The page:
Printing Life: 3D Custom Hearts
Revolutionary aortic stenosis treatments use printed 3D custom hearts.
Reading Time: 4 minutes
Thump thump thump. One hundred thousand times a day, a fist-sized organ beats as we walk, read, write, talk, and sleep. Protected by our skin, strong muscles, delicate tissue, and ribcage is one of the most vital organs in the human body: the heart. The circulatory system enables oxygen and nutrient-rich blood to be transported throughout the body, which is key in maintaining organ homeostasis. The heart is the center of the circulatory system, connecting a network of arteries, veins, and capillaries—all of the delicate equipment needed for survival.
Each heart is unique; every heart is a different size depending on body shape, body mass, and genetic factors. However, most healthy hearts have the same fundamental elements: four hollow chambers surrounded by muscles and heart tissue. The upper two chambers, the atria, are where blood flows from the body and lungs to the heart, while the lower two chambers, the ventricles, are where blood is pumped from the heart to the lungs and the rest of the body.
The heart functions using the pulmonary (lungs) and systemic (full body) circuits, each of which has distinct functions. The pulmonary circuit carries deoxygenated blood from the heart, cycling it to the lungs and returning it back to the heart. On the other hand, the systemic circuit carries oxygenated blood, cycling it through the rest of the body and returning it to the heart. These processes are supported by veins and arteries, which bring blood to and from the heart. In order to control blood flow, functional heart valves are crucial. Heart valves are gates that allow blood to flow in and out of the heart and prevent it from flowing backward by opening and shutting their flaps.
Aortic stenosis is a heart valve disease in which the left ventricles and aorta do not fully open, resulting in reduced blood flow. When this occurs, the heart must work harder to pump blood, causing the left ventricle to thicken and enlarge from overexertion. Eventually, this overexertion weakens the cardiac muscles and can cause heart failure. Medications such as ACE inhibitors and beta-blockers can resolve internal issues contributing to valve failure, like blood clotting, but they have minimal effects on severe versions of the disease. The only known option to treat extreme cases of aortic stenosis is heart valve surgery.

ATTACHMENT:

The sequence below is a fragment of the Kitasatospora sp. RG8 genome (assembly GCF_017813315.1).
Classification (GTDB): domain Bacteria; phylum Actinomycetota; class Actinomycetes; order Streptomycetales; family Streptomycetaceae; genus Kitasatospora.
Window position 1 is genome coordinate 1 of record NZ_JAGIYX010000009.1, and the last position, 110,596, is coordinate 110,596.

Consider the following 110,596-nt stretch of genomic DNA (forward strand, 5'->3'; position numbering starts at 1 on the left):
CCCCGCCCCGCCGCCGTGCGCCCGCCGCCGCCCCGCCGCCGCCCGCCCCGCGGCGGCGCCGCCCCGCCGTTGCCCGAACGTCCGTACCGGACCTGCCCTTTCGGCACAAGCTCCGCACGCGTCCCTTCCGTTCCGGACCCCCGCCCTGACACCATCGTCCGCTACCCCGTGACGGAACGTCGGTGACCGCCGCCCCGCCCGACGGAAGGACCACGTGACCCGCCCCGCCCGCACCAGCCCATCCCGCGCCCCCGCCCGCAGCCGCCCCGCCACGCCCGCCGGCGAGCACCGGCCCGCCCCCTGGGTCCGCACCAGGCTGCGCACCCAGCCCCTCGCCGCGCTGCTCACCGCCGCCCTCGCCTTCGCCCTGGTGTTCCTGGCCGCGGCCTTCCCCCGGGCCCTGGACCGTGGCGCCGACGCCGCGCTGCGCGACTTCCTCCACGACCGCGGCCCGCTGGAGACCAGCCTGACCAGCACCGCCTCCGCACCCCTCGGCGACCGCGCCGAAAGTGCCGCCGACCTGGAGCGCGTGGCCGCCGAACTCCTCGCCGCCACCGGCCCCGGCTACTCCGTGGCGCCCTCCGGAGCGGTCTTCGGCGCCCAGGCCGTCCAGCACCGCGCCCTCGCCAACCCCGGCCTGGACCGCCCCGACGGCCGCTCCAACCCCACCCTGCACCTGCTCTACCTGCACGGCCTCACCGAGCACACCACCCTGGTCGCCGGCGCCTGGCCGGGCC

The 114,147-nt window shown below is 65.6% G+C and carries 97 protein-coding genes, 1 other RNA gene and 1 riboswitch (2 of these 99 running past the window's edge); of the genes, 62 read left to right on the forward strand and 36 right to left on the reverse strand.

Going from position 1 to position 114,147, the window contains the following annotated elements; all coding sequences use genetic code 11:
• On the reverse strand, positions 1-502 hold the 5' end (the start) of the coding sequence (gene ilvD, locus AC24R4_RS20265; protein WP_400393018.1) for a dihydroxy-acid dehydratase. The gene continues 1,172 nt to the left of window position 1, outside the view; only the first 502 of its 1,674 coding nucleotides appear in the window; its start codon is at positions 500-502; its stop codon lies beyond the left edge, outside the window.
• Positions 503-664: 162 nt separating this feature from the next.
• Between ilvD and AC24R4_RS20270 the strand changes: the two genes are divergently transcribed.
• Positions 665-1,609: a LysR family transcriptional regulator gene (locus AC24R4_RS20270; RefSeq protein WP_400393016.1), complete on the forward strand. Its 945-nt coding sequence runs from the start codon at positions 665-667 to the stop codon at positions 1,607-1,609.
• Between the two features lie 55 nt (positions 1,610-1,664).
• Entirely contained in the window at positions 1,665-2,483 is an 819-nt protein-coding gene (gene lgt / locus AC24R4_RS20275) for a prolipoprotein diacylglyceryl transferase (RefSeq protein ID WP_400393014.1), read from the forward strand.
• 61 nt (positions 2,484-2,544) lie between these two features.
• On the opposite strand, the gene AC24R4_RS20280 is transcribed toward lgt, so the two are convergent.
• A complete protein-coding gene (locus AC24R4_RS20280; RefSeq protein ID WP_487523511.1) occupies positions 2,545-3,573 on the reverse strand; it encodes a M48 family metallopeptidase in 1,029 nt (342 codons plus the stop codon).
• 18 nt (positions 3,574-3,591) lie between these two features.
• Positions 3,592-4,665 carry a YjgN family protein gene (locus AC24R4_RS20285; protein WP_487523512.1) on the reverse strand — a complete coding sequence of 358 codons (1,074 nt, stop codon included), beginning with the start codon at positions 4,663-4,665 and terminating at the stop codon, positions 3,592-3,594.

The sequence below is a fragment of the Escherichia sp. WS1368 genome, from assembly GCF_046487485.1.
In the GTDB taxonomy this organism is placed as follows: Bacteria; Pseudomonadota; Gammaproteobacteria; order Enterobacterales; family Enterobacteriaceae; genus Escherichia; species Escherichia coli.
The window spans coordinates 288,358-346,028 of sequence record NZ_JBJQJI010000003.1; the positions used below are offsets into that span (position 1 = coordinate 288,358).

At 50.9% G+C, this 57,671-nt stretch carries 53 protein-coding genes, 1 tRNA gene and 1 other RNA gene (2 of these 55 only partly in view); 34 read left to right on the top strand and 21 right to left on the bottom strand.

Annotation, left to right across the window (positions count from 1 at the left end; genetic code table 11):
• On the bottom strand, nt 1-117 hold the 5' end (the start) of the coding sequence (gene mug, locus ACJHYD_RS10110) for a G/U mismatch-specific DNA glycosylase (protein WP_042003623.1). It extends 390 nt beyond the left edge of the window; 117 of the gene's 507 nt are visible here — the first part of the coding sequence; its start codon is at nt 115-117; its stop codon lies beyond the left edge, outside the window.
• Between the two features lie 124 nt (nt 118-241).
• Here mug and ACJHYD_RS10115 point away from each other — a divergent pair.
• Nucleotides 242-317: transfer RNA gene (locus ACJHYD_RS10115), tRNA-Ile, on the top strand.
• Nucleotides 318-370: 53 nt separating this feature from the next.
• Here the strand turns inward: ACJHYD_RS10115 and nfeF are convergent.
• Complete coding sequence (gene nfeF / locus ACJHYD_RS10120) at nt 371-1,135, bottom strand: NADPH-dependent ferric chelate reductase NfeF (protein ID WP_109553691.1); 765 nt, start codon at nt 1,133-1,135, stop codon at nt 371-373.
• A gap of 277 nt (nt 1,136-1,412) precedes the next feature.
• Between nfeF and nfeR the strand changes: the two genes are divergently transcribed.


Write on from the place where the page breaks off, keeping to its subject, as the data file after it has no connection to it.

In heart valve replacement surgery, a surgeon replaces damaged or diseased heart valves by implanting synthetic valves designed to widen the aorta. However, there is a high probability of heart damage from valve infections, which result from foreign germs attacking the heart’s internal structures. Every heart also has unique valve sizes, so an inaccurate measurement of the synthetic valves can lead to blood regurgitation within the pulmonary or systemic systems. These problems can accompany more serious risks, including nerve damage, organ damage, and the rupture of the heart wall.
For years, researchers have looked to combat aortic stenosis without the complications that can arise from valve replacement surgery. The goal is to use a custom-printed heart to compare implants of different sizes and find the best fit and flow for each heart. This development would allow clinicians to determine the ideal valve size for implantation in cases of severe aortic stenosis, lowering the risk of complications.
Dr. Ellen Roche and her team at the Massachusetts Institute of Technology began the development of the hybrid heart in January 2020. The hybrid heart is a simple replica made of synthetic muscles and a blend of two polymers—a stretchable cyclic copolymer elastomer and a much stiffer thermoplastic polyethylene—containing small inflatable cylinders to mimic the contractions of a beating heart. Eventually, the researchers expanded their approach to developing sleeves and heart replicas for individual patients, eliminating the risk of incorrect valve sizes.
To create these hearts, the team first used medical scans of 15 patients diagnosed with aortic stenosis, converting the scans into a 3D model of a typical aortic stenosis patient's left ventricle and aorta. Then, they fed the model into a 3D printer to generate a soft, unique shell of the ventricle and vessels. The 3D ventricles and vessels were composed of polymer ink, a mix of natural and synthetic substances used for 3D printing that are squeezable and stretchable. The researchers also wrapped fabricated sleeves around the 3D hearts and connected them to a small air-pumping system. Then, these sleeves were customized to contract and constrict the 3D models like authentic hearts do.
Furthermore, the researchers mimicked patient surgeries to see whether the printed heart and vessels would respond similarly to an authentic heart. When the results came back identical to an authentic heart, the researchers used valve implantation patient models to implant the valves in their printed heart. Once again, they achieved similar results as valve implantation patients. In other words, their experiment was a success.
Currently, the model heart is used to recreate an accurate rate of heart cramping pressure and flow for individual patients. Using these patient-specific models, researchers can develop and identify ideal treatments for those with even more complicated cardiac diseases. However, 3D custom printing is also extremely expensive, with specialized bioprinters costing upwards of $100,000. These high prices are exclusionary. Hopefully in the future, 3D custom hearts will become more affordable, but until then, this innovation can enable scientists to save more lives and drive medicine to unbelievable new heights.